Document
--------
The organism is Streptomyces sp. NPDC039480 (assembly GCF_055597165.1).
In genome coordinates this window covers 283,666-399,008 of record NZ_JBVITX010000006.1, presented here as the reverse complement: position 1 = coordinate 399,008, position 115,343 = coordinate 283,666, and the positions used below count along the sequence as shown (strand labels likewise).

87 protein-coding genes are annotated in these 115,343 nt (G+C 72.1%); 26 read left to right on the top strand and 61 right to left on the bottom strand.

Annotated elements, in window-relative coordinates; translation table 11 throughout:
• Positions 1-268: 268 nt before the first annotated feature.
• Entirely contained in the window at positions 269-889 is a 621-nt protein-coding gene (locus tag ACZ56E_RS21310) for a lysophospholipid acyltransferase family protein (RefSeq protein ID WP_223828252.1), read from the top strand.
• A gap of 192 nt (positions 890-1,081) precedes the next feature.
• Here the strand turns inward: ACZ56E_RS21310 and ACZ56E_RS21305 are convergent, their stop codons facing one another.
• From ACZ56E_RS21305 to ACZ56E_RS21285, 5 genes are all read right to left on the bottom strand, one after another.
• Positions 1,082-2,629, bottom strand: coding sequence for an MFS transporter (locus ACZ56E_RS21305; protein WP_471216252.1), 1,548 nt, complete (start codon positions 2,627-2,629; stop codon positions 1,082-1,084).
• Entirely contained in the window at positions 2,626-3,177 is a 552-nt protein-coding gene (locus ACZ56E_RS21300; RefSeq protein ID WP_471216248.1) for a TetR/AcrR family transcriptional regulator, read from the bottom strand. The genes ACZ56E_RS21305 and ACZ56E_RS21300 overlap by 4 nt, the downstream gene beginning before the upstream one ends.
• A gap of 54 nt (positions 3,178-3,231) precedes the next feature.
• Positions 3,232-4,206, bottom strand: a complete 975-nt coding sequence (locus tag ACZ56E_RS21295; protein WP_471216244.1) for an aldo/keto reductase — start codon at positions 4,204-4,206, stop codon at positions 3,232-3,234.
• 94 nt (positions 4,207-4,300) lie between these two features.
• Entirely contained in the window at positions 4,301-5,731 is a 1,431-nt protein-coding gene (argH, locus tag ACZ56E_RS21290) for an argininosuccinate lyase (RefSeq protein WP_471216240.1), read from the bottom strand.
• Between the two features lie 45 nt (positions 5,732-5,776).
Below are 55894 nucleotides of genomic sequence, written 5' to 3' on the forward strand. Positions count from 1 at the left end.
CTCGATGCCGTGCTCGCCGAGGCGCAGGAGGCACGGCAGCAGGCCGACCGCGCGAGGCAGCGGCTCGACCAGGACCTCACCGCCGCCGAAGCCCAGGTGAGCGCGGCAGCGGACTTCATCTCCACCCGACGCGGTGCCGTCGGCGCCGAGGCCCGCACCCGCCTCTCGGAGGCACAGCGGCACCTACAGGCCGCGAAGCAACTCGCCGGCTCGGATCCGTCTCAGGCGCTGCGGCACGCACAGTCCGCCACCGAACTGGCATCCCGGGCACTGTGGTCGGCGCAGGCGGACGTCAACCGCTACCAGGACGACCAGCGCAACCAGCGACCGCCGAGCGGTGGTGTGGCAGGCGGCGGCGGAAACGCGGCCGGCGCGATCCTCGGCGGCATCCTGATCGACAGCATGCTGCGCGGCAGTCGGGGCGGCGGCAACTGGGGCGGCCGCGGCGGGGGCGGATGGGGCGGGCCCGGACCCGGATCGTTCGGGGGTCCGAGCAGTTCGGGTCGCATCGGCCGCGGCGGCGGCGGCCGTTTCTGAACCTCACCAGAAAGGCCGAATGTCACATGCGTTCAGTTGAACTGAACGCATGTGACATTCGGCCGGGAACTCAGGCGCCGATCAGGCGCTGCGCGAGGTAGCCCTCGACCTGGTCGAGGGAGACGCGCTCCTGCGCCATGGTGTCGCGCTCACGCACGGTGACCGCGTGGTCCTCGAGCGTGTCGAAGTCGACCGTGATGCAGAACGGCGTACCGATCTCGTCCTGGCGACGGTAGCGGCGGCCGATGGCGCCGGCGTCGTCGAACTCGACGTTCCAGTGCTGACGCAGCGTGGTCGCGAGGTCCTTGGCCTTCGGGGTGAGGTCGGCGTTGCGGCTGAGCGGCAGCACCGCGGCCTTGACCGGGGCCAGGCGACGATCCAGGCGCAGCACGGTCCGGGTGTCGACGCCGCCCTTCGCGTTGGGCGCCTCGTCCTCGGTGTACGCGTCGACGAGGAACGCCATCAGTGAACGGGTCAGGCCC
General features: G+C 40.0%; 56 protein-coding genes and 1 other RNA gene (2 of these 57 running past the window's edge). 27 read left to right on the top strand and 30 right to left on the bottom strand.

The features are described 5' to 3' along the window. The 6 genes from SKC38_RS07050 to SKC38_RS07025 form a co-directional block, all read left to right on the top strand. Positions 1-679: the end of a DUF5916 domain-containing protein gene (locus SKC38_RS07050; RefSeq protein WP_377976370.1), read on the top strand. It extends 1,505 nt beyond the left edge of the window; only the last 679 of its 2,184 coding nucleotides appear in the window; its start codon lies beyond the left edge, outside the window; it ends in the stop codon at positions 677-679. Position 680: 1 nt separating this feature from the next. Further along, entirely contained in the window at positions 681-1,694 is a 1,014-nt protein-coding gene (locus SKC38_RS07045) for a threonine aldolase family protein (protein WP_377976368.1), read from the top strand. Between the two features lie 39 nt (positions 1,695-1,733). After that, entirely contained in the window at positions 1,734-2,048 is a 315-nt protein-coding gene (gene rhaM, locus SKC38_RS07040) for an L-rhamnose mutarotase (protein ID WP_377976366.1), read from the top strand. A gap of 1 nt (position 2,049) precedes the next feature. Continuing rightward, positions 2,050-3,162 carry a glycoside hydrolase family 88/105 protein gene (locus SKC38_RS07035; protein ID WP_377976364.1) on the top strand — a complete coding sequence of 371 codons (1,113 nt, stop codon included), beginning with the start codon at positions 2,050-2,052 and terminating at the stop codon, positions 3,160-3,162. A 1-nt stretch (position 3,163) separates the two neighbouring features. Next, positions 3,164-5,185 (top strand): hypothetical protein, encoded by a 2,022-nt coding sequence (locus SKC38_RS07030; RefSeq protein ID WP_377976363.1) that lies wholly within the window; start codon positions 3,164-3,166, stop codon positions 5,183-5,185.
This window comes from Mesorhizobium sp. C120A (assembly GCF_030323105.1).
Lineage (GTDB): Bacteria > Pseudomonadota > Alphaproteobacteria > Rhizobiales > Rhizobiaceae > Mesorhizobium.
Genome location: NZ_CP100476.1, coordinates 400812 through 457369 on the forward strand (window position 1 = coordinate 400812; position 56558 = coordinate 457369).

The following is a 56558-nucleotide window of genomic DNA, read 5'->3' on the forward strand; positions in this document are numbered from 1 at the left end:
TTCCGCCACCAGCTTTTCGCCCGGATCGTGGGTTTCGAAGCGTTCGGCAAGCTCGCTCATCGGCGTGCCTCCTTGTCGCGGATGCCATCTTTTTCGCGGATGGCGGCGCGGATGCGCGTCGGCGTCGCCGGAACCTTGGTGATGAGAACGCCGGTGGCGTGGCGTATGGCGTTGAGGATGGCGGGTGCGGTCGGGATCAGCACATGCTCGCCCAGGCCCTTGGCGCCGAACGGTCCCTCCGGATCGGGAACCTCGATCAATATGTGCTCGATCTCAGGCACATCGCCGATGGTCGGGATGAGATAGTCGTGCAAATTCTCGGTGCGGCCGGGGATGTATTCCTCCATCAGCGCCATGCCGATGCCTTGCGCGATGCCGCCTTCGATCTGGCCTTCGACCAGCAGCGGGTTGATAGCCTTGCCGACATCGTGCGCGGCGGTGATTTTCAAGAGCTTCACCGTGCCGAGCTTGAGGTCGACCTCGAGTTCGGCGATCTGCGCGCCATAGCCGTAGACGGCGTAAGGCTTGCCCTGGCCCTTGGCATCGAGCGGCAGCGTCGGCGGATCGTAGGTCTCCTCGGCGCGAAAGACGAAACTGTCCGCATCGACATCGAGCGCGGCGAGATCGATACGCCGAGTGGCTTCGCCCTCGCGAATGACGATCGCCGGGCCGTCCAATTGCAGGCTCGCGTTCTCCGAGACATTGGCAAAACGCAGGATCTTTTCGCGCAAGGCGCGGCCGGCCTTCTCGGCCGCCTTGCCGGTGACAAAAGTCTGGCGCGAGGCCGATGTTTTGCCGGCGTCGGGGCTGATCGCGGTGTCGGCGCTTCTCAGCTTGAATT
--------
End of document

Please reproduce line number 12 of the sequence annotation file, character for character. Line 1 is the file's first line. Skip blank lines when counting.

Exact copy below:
• A gap of 54 nt (positions 3,178-3,231) precedes the next feature.